The Great Depression

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Credit Union Resources:The Great Depression

The Great Depression was the longest, most devastating economic slump experienced in the Western world. The Great Depression lasted from 1929 to 1939 and affected the United States, Europe, Canada, Japan, and several other countries throughout the world. It started with the stock market crash of 1929. The Great Depression was an important part of history as it serves as a guideline for investment practices that shouldn’t be used again.

Franklin Delano Roosevelt (FDR) created what would be referred to as the “New Deal”. The “New Deal” consisted of heavy amounts of legislation and new programs to help relieve the effects of the Great Depression. One of the most notable achievements of the New Deal was the Public Works Administration (PWA) which employed 8.5 million people over the course of the depression. The PWA received criticism from some conservatives who stated that it “grew the federal government too much”. This same argument is still being used today. Regardless, the PWA was responsible for giving millions of Americans work during a time when businesses decided not to hire anyone.

There were other important New Deal programs of these include:

Civillian Conservation Corps (CCC) - was created in 1933 to employ young unskilled men aged 18-24 to revitalize, and reforest rural areas. The CCC helped plan nearly 3 billion trees, and constructed more than 800 trees.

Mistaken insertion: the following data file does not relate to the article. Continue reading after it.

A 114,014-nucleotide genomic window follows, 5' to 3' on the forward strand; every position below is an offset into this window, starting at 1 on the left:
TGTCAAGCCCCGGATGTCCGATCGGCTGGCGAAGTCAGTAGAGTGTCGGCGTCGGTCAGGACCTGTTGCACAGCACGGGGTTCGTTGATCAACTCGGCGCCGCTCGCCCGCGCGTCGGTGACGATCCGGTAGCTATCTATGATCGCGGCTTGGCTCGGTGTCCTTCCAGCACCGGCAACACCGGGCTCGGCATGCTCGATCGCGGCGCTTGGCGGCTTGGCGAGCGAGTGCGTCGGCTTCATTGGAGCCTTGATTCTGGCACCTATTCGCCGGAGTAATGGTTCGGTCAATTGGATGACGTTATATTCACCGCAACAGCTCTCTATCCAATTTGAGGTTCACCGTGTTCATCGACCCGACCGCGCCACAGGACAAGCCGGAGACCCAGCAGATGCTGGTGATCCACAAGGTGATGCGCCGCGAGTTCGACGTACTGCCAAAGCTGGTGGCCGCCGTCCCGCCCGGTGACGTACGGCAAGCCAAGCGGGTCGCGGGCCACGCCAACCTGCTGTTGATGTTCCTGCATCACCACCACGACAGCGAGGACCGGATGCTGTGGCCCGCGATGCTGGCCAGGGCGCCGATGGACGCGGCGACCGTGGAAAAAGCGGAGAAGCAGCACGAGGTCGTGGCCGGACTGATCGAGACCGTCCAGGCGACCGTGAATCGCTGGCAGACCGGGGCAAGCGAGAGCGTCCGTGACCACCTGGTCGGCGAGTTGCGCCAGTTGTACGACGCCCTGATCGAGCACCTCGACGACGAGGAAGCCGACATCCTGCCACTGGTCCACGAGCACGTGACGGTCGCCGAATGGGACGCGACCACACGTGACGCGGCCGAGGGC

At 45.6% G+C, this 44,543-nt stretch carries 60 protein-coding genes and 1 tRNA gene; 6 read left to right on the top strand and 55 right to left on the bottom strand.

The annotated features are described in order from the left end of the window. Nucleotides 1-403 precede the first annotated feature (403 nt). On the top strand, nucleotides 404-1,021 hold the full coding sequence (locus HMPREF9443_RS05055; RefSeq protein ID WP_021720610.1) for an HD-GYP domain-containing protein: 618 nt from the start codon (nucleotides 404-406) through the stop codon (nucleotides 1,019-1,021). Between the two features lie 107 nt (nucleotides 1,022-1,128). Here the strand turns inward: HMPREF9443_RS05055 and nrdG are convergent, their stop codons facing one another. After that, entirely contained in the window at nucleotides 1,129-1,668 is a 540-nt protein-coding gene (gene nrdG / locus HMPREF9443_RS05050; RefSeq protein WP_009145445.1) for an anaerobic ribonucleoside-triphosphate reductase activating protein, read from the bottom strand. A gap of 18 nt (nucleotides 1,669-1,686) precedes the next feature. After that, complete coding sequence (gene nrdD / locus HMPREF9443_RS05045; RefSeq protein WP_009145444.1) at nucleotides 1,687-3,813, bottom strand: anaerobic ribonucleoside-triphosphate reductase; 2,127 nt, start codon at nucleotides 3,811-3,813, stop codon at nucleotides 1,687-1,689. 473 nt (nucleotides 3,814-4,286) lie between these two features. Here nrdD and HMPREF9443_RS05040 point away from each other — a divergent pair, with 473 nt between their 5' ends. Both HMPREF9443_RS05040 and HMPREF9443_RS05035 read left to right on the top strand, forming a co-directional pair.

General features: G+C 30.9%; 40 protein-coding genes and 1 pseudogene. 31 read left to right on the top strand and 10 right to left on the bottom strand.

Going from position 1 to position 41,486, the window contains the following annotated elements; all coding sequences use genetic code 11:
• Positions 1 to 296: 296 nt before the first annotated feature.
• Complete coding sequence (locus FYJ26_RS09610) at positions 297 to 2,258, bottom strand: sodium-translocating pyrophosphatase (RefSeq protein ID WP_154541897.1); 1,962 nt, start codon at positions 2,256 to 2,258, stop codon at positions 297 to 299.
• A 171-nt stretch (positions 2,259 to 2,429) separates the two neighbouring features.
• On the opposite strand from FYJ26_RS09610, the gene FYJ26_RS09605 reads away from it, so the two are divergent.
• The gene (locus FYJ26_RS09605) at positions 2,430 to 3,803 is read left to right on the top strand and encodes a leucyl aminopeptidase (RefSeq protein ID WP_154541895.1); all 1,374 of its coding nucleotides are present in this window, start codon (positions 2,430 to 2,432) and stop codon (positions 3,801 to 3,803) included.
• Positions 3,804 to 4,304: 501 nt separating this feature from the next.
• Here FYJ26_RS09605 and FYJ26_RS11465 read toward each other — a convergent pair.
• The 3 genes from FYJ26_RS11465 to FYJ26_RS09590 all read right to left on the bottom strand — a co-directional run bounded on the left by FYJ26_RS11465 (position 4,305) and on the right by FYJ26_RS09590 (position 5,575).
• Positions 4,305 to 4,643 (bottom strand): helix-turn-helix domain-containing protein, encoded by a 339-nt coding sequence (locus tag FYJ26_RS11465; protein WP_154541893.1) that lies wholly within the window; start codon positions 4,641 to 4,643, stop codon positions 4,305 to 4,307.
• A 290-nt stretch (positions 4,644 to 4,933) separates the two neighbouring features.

Federal Deposit Insurance Corporation (FDIC) was created under the authority of the Federal Reserve Act of 1933 to insure the deposits of approved banks against loss in the event of bank failure.

Securities and Exchange Commission (SEC) was created in 1934 to license and regulate stock exchanges and to control public utility holding companies.

Social Security Board was created in 1935 to administer the federal old-age retirement funds.

Tennessee Valley Authority (TVA) was created in 1933 to operate government- owned properties at Muscle Shoals, Ala.; to develop water and power resources of the Tennessee River watershed; to plan for the social and economic well-being of the valley.

Works for Progress Administration (WPA) was created in 1935 to relieve unemployment; later called Work Projects Administration. Abolished in 1942.

The New Deal helped relieve millions of unemployed Americans by giving them work as well as a new sense of security through new social safety nets. While it was not the solution to the problem, it was highly beneficial for America. In the end, WWII actually ended the Great Depression by creating new manufacturing jobs in the U.S. The Great Depression remains a legacy because it serves as a reminder that hardship can happen to anyone and that the U.S. is not immune to misfortune. It brought people closer together, reminded Americans of what was truly important, and enabled the West to prepare for a brighter future.